You can also read more from my interview with Samantha King (on whose book the film is premised) here.

These are some of the reasons I think you should care. I don’t think that running for the cure is bad, or that you should curtail donations to your favourite charities. But I think a healthy dose of skepticism would be wise. Think before you pink, and encourage others to do the same.

Want to support some Breast Cancer orgs doing great things? I recommend Breast Cancer Action Montreal in Canada, and the Breast Cancer Fund and Breast Cancer Action in the US.

Ok. Your turn. Discuss.

About the Author

|Executive Editor & Co-Founder| A mostly hippy and always hungry cultural critic, closeted pop-culture lover, and food know-it-all. Half cowgirl, half Ivy leaguer. You will find me writing on the crazy sh*t that happens on my teevee, feminism, philanthropy, religion and politics. I like singing shows, high-waisted skirts, scotch, two-stepping, and all forms of breakfast foods (sweet AND salty).



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  1. Laurie Paxton

    Well done. It is complete nonsense on so many levels.
    I do want to share this with you-as you are making a difference and people are getting the message. I was in a yarn store in Calgary, big surprise, and they had something pink and I said the same thing “this is nonsense”. The woman working said “yes, but there is a group in Montreal who have to right message”. In short, she said that that message should come out west a little harder and that she supports you, your group your message and feels the exact same way. Keep up the amazing work E!!

  2. ottawadave

    I saw a bottle of wine with a pink ribbon the other day… drink for a cure!

    And how much to all these movember posters cost?

    • Ty

      Thanks for the comment ottawadave.

      I was also curious and they’ve seem to answer it here:

      Having been working in fundraising for the last while I have accepted a 12% cost related to fundraising. This seems to be standard across the board but doesn’t include the pink ribbon campaign. I speak more from a foundation point of view such as hospitals, educational instructions etc.

    • skeptical

      I think people are missing a big point here. Corporations are motivated by PROFIT. We all know this. The fact that fundraising campaigns often cost more than they make does not seem an inherent evil to me. Make no mistake that execs are engaging in fundraising campaigns for to increase profits, not (usually) for philanthropic reasons — but that begs the question: is it better to raise a few million dollars under the evil guise of corporate advertising or to raise none at all? As someone whose family has been ROCKED by breast cancer, and whose grandmother was afraid to tell anyone because of the negative stigma attached, I have to feel that I’d chose the former over the latter. Parts of the campaign are contrived, and maybe it is immature and sexist to say things like I like boobies — but the fact of the matter is that people’s lives are being saved by the change in the conversation around the issue. The next step is not to bash the campaign as it stands now but to extend this conversation and this awareness to the lesbian community as well, if it’s true that we are really being excluded from it.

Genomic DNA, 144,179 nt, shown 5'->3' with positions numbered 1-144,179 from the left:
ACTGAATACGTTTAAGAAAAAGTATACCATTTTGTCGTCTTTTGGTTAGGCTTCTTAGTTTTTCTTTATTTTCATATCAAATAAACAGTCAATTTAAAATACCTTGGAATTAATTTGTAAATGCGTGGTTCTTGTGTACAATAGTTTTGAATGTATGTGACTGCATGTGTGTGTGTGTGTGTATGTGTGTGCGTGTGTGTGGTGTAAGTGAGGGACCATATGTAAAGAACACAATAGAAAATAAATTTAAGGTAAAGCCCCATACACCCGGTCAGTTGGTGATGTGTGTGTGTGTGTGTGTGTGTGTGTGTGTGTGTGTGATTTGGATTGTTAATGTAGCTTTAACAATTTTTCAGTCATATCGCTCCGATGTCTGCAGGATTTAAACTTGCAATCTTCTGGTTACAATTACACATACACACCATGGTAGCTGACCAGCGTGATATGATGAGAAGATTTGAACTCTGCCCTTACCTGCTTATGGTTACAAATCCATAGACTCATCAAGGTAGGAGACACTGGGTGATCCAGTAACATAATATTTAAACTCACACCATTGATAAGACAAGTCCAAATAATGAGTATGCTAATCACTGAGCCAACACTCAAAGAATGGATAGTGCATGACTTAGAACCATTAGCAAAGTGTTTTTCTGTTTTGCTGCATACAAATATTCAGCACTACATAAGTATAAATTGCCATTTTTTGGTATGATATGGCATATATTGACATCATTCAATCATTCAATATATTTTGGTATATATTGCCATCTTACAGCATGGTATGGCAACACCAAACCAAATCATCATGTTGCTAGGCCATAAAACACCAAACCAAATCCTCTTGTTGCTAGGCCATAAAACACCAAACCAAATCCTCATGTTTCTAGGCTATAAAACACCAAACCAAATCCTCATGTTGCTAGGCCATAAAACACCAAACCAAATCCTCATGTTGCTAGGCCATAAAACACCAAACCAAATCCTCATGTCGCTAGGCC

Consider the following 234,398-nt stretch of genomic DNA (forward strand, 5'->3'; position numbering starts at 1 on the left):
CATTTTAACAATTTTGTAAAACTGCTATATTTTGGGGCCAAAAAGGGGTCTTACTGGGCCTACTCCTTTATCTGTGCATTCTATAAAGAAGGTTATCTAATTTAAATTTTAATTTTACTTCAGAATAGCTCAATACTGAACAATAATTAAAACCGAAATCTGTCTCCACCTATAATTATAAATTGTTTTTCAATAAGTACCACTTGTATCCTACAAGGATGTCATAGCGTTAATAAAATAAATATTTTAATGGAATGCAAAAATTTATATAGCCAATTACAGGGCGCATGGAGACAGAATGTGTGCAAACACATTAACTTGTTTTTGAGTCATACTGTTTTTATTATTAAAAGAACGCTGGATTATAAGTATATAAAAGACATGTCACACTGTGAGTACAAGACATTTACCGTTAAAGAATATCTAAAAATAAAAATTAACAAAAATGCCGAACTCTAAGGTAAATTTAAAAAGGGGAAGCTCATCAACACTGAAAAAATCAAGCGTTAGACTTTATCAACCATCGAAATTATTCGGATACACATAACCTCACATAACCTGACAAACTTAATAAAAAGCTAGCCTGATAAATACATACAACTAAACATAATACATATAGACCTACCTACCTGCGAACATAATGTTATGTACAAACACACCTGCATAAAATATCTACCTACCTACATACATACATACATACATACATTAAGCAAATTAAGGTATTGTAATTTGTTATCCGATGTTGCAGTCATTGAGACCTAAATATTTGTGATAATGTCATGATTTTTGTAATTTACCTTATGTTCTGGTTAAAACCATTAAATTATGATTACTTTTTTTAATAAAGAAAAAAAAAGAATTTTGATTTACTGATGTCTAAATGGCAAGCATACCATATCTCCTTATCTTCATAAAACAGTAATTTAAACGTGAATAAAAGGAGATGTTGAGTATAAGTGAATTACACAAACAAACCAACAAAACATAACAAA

3. […] taken a stand in the past regarding cancer fundraising. You can read for example my article, “Why I hate Pink Ribbon Crap and Six Reasons Everyone Oughta Care“. How is that different than what Manley did, and why are we supporting a different cause […]

  4. natkat

    Great post. I HAVE BREAST CANCER and I despise that pink ribbon crap. The sad reality is that in spite of all the attention and so-called research, thousands of women routinely get mutilated – oh I mean mastectomies – as the main “cure”. And many of these go on to die b/c the breast amputation doesn’t get the cancer cells which metasticize and kill the patient, anyway. Sad but true. Please save your money from these corporate fund raising hoaxes and do something real like support alternative research or help a woman you know raise money for alternative treatments which aren’t covered by insurance.

  5. Absolutely fantastic article, and yes, very brave. No one wants to ask these questions, but they need to be asked. The Gaily strikes again. Well done.

  6. carol dunphy

    Thank you for putting into words what I emotional could not. Keep writing and challenging the *norm*. Love pats to Boo.